Abuse within the Boy Scouts has been going on for decades, and now-adult survivors are coming forward. That includes Stuart Lord, who was assaulted by someone who was not only a Boy Scout assistant troop leader, but a high school English teacher in Yonkers, New York. He spoke with RAINN about the questions he had growing up: "I was a child who was taught to trust adults. Surely people in my community would notice that something was wrong? I trusted that someone who cared about me would intervene."

The pressure to stay silent has had dire consequences: Depending on the state, it means many cases are never heard because the statute of limitations is up. Some of the Boy Scouts' most vocal critics are quick to point out that their close relationship with major religious organizations and long-standing ban on openly gay members goes a long way toward instilling feelings of shame: Those who are abused are made to feel it's their fault. 

Those who do come forward have been made examples of. Peter Zuckerman was an Idaho journalist who, in 1997, ran a story on former Scout Adam Steed and the man he said molested him, Brad Stowell. The Intercept told a terrible story of Steed being shunned by his entire community, even as Zuckerman was also condemned, harassed, and threatened to the point where he moved away. Stowell, who confessed to assaulting 24 boys, was sentenced to a mere 150 days in jail and had his records partially sealed.

It can take a long, long time for victims to see justice done

The Boy Scouts' "perversion files" names nearly 8,000 alleged predators, and in some cases, it's taken abuse outside of the Scouts to put them behind bars. Take the case of Floyd David Slusher. The 70-year-old former Boy Scout troop leader was handed a 36-year sentence in 2023, for downloading child pornography. But he'd been on the radar of the Boy Scouts since the 1970s, when he was first accused of molesting boys in his troop in Germany. He was moved to Boulder, Colorado, and was accused (and convicted) several more times before being given his 36-year sentence (via CBS News).

Similarly, a former Boy Scouts chaplain named James Glawson was reported to authorities in 2019. He had been employed in a group home in Rhode Island when he was accused of molesting a developmentally disabled boy, but he also admitted to abusing others while in his role as a Scout leader. 

And it's been happening for a long time. In 1993, the Greensboro News & Record reported that Samuel Max Dubois Jr. was facing charges of sexually assaulting two boys. He'd already served prison terms in Alaska and California on the same charges, and his was one of the names mentioned by the Los Angeles Times in their deep dive into the Boy Scouts' "perversion files." They found the testimony of a 10-year-old Boy Scout who, in 1972, wrote a graphic account of an alleged rape. Dubois, they say, was kicked out of the Scout troop but not formally charged.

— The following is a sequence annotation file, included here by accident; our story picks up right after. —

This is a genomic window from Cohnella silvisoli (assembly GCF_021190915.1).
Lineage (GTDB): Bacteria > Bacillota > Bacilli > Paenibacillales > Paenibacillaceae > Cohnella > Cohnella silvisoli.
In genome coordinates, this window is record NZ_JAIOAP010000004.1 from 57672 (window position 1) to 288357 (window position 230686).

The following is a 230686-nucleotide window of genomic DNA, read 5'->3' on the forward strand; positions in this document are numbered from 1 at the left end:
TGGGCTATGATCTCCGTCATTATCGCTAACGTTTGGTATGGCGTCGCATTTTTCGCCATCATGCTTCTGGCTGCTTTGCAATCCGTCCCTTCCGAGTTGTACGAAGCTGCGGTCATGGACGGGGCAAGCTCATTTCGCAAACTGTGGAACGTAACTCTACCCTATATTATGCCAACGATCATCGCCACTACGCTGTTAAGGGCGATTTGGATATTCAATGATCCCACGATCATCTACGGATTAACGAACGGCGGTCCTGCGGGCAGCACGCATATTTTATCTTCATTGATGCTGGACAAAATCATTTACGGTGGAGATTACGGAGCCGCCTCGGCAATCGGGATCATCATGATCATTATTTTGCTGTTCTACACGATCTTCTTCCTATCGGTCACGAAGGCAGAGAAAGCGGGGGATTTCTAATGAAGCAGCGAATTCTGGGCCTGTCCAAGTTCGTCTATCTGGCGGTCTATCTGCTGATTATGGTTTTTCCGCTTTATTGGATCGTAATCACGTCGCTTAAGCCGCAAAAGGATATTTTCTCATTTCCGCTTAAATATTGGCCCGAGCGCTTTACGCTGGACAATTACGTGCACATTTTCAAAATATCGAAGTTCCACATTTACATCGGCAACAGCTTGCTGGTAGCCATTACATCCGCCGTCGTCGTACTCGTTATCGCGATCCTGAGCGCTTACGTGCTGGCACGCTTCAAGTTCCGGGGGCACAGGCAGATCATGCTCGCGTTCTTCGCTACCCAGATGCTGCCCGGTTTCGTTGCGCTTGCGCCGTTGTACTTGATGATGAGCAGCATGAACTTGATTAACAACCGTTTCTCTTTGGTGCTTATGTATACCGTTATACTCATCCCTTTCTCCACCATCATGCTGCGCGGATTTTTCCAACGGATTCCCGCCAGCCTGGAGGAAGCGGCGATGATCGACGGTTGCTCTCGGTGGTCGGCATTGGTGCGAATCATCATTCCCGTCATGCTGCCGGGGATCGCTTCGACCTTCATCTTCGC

Adults aren't the only perpetrators

When Time did a 2019 deep dive into accusations of sexual assault in the Boy Scouts of America, they spoke with multiple men who were now speaking out about the unthinkable traumas they had suffered as children and teenagers. Some had tracked down their assailants and confronted them. One, Edward Pittson, was abused when he was 12. Even though 58 years had passed, he explained that he still hoped to see justice done: "He's still alive. I would love this guy to answer for what he's done. It's not too late."

And here's the thing: Not all assaults were perpetrated by adults. When they interviewed a mother trying to get help for her 14-year-old son, she revealed that he had been assaulted by youth counselors. And that's just the tip of the iceberg.

Michael Johnson spent more than a decade as the director of youth protection for Scouts BSA, and in 2021, he wrote a letter to Congress. He condemned the Scouts for setting up what he said was essentially the perfect place for predators, particularly young ones, and shared a terrifying statistic: "More than 50% of the reported sexual abuse incidents into Scouts BSA are perpetrated by youth in the program." And youth aren't screened in the same way that adults are, even though the program often puts children and teens — with a wide age gap — together.

Some experts say it's still not good enough

With the tens of thousands of lawsuits that the Boy Scouts of America has found themselves facing, surely it's gotten safer, right? According to Michael Johnson, former director of youth protection for Scouts BSA, founder of Plano, Texas's Child Advocacy Center, and former law enforcement officer, the answer is a definite "no."

In a 2021 letter to Congress, Johnson condemned the lack of reforms within the organization. He said that although he had been able to implement a number of changes — including training programs and establishing a system for reporting abuse — there was so much more that needed to be done that he wrote: "In my professional opinion, the truth is clear: No child is safe in Scouts BSA programs. The institution, as it stands today, continues to be a HIGH-RISK organization for child sexual abuse, due to the accessibility and opportunity the program presents to a range of sex offenders."

Johnson cited a laundry list of failings, including not having proper screening procedures in place to vet employees and volunteers; what he called "inadequate criminal background screening"; and their continued use of a "72-hour rule," which basically meant that, at the time of Johnson's letter, anyone could accompany scouts on events — including overnight camping trips — without having gone through any screening process, as long as they were staying with the troop for less than three days. His suggestions for making scouting safer included 12 actionable steps that needed to be taken, and until they were, Johnson warned that abuse would continue.

If you or someone you know may be the victim of sexual assault or child abuse, contact the relevant resources below: